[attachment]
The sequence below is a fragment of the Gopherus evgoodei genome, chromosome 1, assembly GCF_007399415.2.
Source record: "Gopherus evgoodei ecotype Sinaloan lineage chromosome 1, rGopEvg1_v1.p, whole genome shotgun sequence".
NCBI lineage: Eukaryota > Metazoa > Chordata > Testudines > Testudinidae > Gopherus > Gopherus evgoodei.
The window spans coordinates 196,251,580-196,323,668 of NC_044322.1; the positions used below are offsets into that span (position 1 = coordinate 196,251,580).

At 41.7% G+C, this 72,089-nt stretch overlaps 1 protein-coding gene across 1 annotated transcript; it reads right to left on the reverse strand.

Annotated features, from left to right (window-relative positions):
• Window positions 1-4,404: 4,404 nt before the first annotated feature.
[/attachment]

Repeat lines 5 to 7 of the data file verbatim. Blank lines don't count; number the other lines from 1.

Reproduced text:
At 41.7% G+C, this 72,089-nt stretch overlaps 1 protein-coding gene across 1 annotated transcript; it reads right to left on the reverse strand.

Annotated features, from left to right (window-relative positions):
• Window positions 1-4,404: 4,404 nt before the first annotated feature.